Carrying on a conversation with a native from another land who doesn’t speak English is not a likely scenario for me. As I don’t speak a lick of the local language, I can ask him or her where to find a taxi, how to get to the nearest hotel, or to recommend a good place to get a decent meal, but I won’t get very far.
Understanding vocabulary or terminology also applies to technology. It can be difficult or next to impossible to interpret the information that a device provides if the specification is not understood. For example, who cares if a measured specification is found to be 35 °C if the meaning of that measurement is unknown? Is it the ambient temperature in the application location? Or is it the peak temperature of a product, or the minimum, or even average?
Day-to-day, I’ve seen this confusion sometimes extends to the realm of laser distance measurement sensors. Laser distance measurement sensors, (also called laser displacement sensors), like Pepperl+Fuchs’ VDM28 and VDM100 Series, measure the distance to an object. (You can see one potential use in my previous blog post about laser sensors.) Someone may ask “How well can this sensor measure distance?” without knowing the metrics used to determine this or “What is its resolution?”, when they really want another specification. In order to clarify this, a primer on the terminology of laser distance measurement sensors is needed.
The first specification most commonly attributed to these devices is resolution. Resolution is the amount of movement needed in order to see some change in the sensor’s output. So if you move an object in front of a laser distance measurement sensor by 0.01 mm and the analog output remains constant at 4.51 mA, then its resolution is something larger than 0.01 mm. Resolution does not tell you how well a sensor measures. It does tell you at what incremental distance its output will change.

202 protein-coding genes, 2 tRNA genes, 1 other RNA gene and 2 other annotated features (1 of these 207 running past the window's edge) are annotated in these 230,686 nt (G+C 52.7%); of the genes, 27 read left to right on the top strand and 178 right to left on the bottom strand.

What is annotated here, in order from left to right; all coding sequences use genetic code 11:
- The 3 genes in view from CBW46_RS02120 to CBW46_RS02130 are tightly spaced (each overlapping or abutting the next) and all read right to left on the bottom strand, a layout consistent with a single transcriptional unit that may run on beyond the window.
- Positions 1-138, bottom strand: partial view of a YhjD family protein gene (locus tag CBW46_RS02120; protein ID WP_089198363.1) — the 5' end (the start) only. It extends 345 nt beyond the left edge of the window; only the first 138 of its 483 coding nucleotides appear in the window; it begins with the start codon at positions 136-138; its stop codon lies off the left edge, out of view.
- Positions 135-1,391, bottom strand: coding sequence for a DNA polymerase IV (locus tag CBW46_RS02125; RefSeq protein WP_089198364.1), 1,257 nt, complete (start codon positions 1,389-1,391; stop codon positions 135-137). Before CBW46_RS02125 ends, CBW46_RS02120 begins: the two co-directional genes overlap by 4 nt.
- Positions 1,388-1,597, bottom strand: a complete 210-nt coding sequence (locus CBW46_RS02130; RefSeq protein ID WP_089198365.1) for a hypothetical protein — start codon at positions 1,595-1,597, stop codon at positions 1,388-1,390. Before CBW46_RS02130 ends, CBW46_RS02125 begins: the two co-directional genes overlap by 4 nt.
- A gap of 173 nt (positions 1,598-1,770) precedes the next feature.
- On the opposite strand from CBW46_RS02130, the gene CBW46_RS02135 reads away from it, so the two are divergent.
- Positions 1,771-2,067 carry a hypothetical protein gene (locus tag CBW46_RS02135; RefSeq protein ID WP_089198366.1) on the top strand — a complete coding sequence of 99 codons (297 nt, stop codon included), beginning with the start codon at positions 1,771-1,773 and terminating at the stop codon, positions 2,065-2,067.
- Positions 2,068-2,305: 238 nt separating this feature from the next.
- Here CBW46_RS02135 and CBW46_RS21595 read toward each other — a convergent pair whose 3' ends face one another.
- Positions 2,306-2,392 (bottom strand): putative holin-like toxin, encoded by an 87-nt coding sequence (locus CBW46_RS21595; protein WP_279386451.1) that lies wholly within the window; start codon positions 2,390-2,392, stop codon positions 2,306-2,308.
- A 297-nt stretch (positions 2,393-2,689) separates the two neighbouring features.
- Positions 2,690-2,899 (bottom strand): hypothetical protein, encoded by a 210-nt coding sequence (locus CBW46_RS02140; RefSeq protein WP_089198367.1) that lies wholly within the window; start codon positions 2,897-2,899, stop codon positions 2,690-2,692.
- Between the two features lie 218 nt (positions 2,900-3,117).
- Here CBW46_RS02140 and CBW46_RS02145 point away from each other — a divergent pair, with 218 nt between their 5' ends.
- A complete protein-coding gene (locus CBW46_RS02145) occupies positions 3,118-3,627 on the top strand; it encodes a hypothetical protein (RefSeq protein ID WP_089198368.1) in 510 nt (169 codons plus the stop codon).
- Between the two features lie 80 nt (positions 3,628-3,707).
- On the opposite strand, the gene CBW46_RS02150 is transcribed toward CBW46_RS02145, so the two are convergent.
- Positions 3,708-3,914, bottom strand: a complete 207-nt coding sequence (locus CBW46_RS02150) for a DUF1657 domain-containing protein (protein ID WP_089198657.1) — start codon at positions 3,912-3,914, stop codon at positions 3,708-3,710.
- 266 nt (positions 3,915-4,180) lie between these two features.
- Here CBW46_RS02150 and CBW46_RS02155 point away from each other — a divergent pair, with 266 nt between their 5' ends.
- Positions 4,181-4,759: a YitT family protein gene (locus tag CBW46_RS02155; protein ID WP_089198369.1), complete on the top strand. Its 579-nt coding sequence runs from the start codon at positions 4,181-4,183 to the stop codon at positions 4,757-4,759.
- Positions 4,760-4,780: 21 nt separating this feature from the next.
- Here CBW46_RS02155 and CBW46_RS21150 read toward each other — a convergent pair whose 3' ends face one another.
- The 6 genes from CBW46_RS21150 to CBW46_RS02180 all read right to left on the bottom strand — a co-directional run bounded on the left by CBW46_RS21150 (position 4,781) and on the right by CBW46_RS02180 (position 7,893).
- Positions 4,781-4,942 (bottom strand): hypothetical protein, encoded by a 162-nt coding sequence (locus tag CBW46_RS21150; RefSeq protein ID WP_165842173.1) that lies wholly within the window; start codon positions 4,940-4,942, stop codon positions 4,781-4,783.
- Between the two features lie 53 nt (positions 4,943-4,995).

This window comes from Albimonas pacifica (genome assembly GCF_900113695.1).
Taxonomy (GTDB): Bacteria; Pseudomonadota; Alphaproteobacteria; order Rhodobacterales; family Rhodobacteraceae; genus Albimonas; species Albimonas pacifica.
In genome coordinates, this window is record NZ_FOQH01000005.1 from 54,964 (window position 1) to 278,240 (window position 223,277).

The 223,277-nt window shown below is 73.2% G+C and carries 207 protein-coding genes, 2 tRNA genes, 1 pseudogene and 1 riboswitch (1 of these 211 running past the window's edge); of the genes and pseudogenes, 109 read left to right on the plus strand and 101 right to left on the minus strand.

The next term that is frequently seen is repeat accuracy (sometimes called repeatability). Repeat accuracy indicates the sensor’s ability to give you the same output at the same distance. Say that a sensor’s output indicates that an object is 500 mm away. Using the same sensor and object, if you bring the object toward the sensor again and again, then the sensor will measure to within X mm of 500 mm. X is the repeat accuracy. If X = 5 mm, then that means the second time you measure distance to the object, you may see 498 mm. The third time may show 501 mm. But all subsequent measurements will always be within 5 mm of the first measurement.
Absolute accuracy is the absolute maximum difference between the actual physical distance and the sensor’s measured distance. This is more of a “worst case scenario” for laser distance measurement devices, because it takes into account various application and product factors. It even accounts for tolerances from sensor to sensor, as seen when replacing one sensor with another of the same model. If absolute accuracy is 5 mm, that means that if the sensor measures 2300 mm distance to an object, you can take a tape measure and physically measure the same distance, to within 5 mm.
In most applications, repeat accuracy is the most helpful specification. For a given sensor looking at the same object (like a crane moving back and forth on a track or the position of a press or door edge), repeat accuracy indicates the repeatability with which the position of that object will be known.
So in short, resolution indicates how much something has to move to change the output, repeat accuracy is how consistent the output is for the same sensor and setup, and absolute accuracy is the maximum possible difference between the physical distance and the measured distance.